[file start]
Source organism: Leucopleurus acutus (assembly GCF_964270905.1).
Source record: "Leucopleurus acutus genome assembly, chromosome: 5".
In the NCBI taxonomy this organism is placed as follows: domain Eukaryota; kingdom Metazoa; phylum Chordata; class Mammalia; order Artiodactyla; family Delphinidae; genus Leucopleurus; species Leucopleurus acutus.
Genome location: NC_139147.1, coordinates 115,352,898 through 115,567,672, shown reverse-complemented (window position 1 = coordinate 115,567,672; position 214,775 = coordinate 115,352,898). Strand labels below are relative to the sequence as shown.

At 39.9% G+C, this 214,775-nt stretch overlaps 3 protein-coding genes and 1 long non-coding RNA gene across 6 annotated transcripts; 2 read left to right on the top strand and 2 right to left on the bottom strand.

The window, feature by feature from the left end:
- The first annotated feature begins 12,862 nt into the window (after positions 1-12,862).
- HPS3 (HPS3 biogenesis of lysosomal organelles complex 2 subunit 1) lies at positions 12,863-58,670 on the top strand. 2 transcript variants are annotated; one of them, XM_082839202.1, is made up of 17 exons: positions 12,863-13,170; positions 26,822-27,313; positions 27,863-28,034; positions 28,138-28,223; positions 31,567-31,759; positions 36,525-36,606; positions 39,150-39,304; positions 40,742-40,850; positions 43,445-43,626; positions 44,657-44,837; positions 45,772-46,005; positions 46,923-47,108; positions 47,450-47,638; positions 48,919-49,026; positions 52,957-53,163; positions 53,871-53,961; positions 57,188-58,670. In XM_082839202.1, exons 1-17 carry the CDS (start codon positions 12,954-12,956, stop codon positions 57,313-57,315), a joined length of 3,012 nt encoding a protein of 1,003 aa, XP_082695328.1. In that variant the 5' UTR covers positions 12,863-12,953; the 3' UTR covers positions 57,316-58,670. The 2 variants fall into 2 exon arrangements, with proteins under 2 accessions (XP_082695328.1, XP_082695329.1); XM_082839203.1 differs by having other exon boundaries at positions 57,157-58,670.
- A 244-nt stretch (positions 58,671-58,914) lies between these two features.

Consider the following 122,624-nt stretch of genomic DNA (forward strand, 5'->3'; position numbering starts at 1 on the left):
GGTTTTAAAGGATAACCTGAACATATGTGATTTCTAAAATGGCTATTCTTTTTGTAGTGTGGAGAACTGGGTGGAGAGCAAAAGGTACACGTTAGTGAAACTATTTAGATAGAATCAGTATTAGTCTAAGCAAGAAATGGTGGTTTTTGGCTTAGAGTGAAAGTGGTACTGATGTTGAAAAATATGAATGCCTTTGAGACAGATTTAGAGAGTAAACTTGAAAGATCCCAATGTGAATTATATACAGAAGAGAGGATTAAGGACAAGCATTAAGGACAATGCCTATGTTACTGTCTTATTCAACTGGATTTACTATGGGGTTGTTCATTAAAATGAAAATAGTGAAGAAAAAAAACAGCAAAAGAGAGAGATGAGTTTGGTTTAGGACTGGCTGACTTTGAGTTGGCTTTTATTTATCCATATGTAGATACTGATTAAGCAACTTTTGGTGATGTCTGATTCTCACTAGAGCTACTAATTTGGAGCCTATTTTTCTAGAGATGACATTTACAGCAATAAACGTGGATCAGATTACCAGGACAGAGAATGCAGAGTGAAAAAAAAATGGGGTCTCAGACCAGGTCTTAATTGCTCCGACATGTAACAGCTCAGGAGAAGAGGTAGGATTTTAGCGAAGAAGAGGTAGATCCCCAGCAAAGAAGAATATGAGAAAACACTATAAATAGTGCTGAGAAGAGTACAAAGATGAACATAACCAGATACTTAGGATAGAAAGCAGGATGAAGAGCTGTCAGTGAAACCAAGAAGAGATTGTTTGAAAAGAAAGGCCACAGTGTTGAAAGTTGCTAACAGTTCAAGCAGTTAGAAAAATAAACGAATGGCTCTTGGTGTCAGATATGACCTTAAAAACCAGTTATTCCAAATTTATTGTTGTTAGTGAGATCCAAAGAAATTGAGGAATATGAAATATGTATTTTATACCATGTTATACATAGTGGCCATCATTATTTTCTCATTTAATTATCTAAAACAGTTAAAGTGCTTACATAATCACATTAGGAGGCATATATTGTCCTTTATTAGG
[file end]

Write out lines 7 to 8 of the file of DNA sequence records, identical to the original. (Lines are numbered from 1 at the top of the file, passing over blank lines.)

- The first annotated feature begins 12,862 nt into the window (after positions 1-12,862).
- HPS3 (HPS3 biogenesis of lysosomal organelles complex 2 subunit 1) lies at positions 12,863-58,670 on the top strand. 2 transcript variants are annotated; one of them, XM_082839202.1, is made up of 17 exons: positions 12,863-13,170; positions 26,822-27,313; positions 27,863-28,034; positions 28,138-28,223; positions 31,567-31,759; positions 36,525-36,606; positions 39,150-39,304; positions 40,742-40,850; positions 43,445-43,626; positions 44,657-44,837; positions 45,772-46,005; positions 46,923-47,108; positions 47,450-47,638; positions 48,919-49,026; positions 52,957-53,163; positions 53,871-53,961; positions 57,188-58,670. In XM_082839202.1, exons 1-17 carry the CDS (start codon positions 12,954-12,956, stop codon positions 57,313-57,315), a joined length of 3,012 nt encoding a protein of 1,003 aa, XP_082695328.1. In that variant the 5' UTR covers positions 12,863-12,953; the 3' UTR covers positions 57,316-58,670. The 2 variants fall into 2 exon arrangements, with proteins under 2 accessions (XP_082695328.1, XP_082695329.1); XM_082839203.1 differs by having other exon boundaries at positions 57,157-58,670.